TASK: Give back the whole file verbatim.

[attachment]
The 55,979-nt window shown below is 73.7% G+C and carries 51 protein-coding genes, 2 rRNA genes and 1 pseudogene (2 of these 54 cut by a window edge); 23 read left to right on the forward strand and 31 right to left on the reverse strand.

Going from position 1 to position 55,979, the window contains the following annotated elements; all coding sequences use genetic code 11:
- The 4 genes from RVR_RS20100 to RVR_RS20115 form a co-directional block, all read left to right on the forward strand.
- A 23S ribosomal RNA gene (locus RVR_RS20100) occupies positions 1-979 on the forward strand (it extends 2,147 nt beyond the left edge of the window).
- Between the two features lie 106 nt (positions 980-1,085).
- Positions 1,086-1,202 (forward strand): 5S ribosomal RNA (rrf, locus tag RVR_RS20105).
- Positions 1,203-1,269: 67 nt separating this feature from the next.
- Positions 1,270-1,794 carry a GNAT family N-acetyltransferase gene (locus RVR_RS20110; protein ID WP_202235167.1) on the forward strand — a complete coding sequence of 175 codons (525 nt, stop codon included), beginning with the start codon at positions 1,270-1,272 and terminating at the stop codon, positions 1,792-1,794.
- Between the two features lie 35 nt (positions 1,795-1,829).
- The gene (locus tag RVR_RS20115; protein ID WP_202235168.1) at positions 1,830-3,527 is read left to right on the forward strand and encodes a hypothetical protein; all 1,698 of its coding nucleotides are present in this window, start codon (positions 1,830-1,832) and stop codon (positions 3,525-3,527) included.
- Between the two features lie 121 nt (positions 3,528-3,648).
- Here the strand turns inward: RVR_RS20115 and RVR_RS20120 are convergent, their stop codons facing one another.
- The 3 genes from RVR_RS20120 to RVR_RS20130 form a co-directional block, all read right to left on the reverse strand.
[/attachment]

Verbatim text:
The 55,979-nt window shown below is 73.7% G+C and carries 51 protein-coding genes, 2 rRNA genes and 1 pseudogene (2 of these 54 cut by a window edge); 23 read left to right on the forward strand and 31 right to left on the reverse strand.

Going from position 1 to position 55,979, the window contains the following annotated elements; all coding sequences use genetic code 11:
- The 4 genes from RVR_RS20100 to RVR_RS20115 form a co-directional block, all read left to right on the forward strand.
- A 23S ribosomal RNA gene (locus RVR_RS20100) occupies positions 1-979 on the forward strand (it extends 2,147 nt beyond the left edge of the window).
- Between the two features lie 106 nt (positions 980-1,085).
- Positions 1,086-1,202 (forward strand): 5S ribosomal RNA (rrf, locus tag RVR_RS20105).
- Positions 1,203-1,269: 67 nt separating this feature from the next.
- Positions 1,270-1,794 carry a GNAT family N-acetyltransferase gene (locus RVR_RS20110; protein ID WP_202235167.1) on the forward strand — a complete coding sequence of 175 codons (525 nt, stop codon included), beginning with the start codon at positions 1,270-1,272 and terminating at the stop codon, positions 1,792-1,794.
- Between the two features lie 35 nt (positions 1,795-1,829).
- The gene (locus tag RVR_RS20115; protein ID WP_202235168.1) at positions 1,830-3,527 is read left to right on the forward strand and encodes a hypothetical protein; all 1,698 of its coding nucleotides are present in this window, start codon (positions 1,830-1,832) and stop codon (positions 3,525-3,527) included.
- Between the two features lie 121 nt (positions 3,528-3,648).
- Here the strand turns inward: RVR_RS20115 and RVR_RS20120 are convergent, their stop codons facing one another.
- The 3 genes from RVR_RS20120 to RVR_RS20130 form a co-directional block, all read right to left on the reverse strand.